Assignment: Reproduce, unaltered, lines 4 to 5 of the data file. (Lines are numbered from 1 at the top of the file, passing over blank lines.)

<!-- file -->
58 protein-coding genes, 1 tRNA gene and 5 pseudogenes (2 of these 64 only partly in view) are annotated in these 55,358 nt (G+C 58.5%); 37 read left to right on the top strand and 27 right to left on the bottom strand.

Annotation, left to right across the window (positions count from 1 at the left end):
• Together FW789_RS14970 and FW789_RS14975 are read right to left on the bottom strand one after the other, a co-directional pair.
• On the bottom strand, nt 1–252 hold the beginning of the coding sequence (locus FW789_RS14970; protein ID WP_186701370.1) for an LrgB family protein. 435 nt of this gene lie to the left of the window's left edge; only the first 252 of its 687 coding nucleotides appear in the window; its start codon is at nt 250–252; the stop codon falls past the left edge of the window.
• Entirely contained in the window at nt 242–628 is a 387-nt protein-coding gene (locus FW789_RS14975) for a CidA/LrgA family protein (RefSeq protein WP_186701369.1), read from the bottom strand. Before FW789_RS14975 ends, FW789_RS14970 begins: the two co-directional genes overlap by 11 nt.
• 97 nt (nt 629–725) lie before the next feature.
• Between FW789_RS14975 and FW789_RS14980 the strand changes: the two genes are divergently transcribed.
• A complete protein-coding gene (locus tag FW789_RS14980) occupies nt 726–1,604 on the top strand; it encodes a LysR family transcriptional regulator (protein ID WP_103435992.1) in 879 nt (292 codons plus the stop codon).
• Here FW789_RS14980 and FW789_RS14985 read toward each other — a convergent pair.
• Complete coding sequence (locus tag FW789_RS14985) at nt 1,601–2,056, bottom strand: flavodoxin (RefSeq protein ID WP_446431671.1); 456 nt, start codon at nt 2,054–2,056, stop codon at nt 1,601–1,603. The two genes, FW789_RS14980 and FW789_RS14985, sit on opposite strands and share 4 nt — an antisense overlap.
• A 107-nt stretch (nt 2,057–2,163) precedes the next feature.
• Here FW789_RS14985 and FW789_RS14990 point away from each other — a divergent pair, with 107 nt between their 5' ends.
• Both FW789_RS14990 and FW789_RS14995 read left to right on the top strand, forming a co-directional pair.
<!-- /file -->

• On the bottom strand, nt 1–252 hold the beginning of the coding sequence (locus FW789_RS14970; protein ID WP_186701370.1) for an LrgB family protein. 435 nt of this gene lie to the left of the window's left edge; only the first 252 of its 687 coding nucleotides appear in the window; its start codon is at nt 250–252; the stop codon falls past the left edge of the window.
• Entirely contained in the window at nt 242–628 is a 387-nt protein-coding gene (locus FW789_RS14975) for a CidA/LrgA family protein (RefSeq protein WP_186701369.1), read from the bottom strand. Before FW789_RS14975 ends, FW789_RS14970 begins: the two co-directional genes overlap by 11 nt.